DNS Networking Ubuntu

Install BIND 9 on Ubuntu and Configure It for Usage

The full form of BIND is Berkeley Internet Name Domain is a DNS server software.

A DNS server resolves domain names such as example.com to IP addresses such 192.168.2.10. Without DNS server, you would have to type in the IP address directly if you wanted to visit example.com, which is of course very hard to remember.

In this article, I will show you how to install BIND version 9 (latest at the time of this writing) and configure it to resolve domain names of your choice on Ubuntu 18.04 LTS. I will also show you how to use dig command to test DNS configuration. Let’s get started.

Installing BIND on Ubuntu 18.04 LTS:

BIND 9 is available in the official package repository of Ubuntu 18.04 LTS. So it is very easy to install.  First, update the APT package repository cache with the following command:

$ sudo apt update

The APT package repository cache should be updated.

Now install BIND 9 with the following command:

$ sudo apt install bind9

Now press y and then press <Enter> to continue.

BIND 9 is installed.

Now run the following command to check whether BIND was installed correctly:

$ named -v

Configuring BIND 9:

All the configuration files of BIND 9 is in /etc/bind and /var/cache/bind directory.

The main configuration files are named.conf, named.conf.default-zones, named.conf.local, and named.conf.options as marked in the screenshot below.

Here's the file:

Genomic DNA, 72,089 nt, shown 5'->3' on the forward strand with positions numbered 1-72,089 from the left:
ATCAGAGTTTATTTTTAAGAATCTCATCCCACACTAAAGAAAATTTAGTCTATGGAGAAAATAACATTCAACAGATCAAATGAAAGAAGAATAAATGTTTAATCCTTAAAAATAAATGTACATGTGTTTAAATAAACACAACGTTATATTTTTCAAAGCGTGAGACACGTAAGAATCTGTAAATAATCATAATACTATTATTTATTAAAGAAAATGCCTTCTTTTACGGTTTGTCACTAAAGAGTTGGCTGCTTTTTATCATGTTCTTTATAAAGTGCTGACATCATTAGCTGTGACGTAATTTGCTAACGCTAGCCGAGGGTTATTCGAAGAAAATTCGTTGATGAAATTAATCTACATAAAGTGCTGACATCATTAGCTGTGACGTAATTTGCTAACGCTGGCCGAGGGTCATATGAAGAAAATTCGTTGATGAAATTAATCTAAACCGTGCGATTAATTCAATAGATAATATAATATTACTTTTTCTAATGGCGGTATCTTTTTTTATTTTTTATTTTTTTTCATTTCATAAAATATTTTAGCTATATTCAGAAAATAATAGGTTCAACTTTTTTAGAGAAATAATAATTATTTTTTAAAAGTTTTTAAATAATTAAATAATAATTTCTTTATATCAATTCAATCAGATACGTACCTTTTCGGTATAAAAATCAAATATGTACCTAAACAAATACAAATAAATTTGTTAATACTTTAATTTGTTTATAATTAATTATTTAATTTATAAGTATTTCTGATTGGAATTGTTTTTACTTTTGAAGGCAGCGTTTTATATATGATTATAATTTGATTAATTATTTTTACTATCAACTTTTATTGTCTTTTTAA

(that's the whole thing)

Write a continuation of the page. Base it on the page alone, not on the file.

You also create many zone files in /var/cache/bind directory. A zone file holds information about a certain domain name and its subdomains. It’s a simple text file.

For example, the information about domain/zone example.com would be stored in plain text format in a zone file such as db.example.com in /var/cache/bind directory.

Now I am going to create a simple zone file for example.com and show you how to set up your own DNS names with BIND 9.

First, navigate to the /var/cache/bind directory with the following command:

$ cd /var/cache/bind

Now, create a new file db.example.com and open it with nano text editor (if you want to follow along) with the following command:

$ sudo nano db.example.com

Now type in the following lines and save the file with <Ctrl> + x and then press y and then press <Enter>.

Now run the following command to check whether you’ve made any mistakes in the zone file:

$ named-checkzone example.com db.example.com

NOTE: Here, example.com is the domain name and db.example.com is the zone file for the domain name example.com.

As you can see, the zone file db.example.com is OK.

Now you have to tell bind to load the data file db.example.com for the zone example.com.

To do that, open /etc/bind/named.conf.local file with the following command:

$ sudo nano /etc/bind/named.conf.local

Now add the following lines as marked in the screenshot below and save the file.

Now restart BIND 9 service with the following command:

$ sudo systemctl restart bind9

The new zone should be loaded.

Testing BIND 9 Configuration with dig:

dig is used to make request to the DNS server and show the DNS records of any DNS zone.

For example, to list all the records of example.com zone we’ve created earlier, run the following command:

$ dig @192.168.11.51 example.com any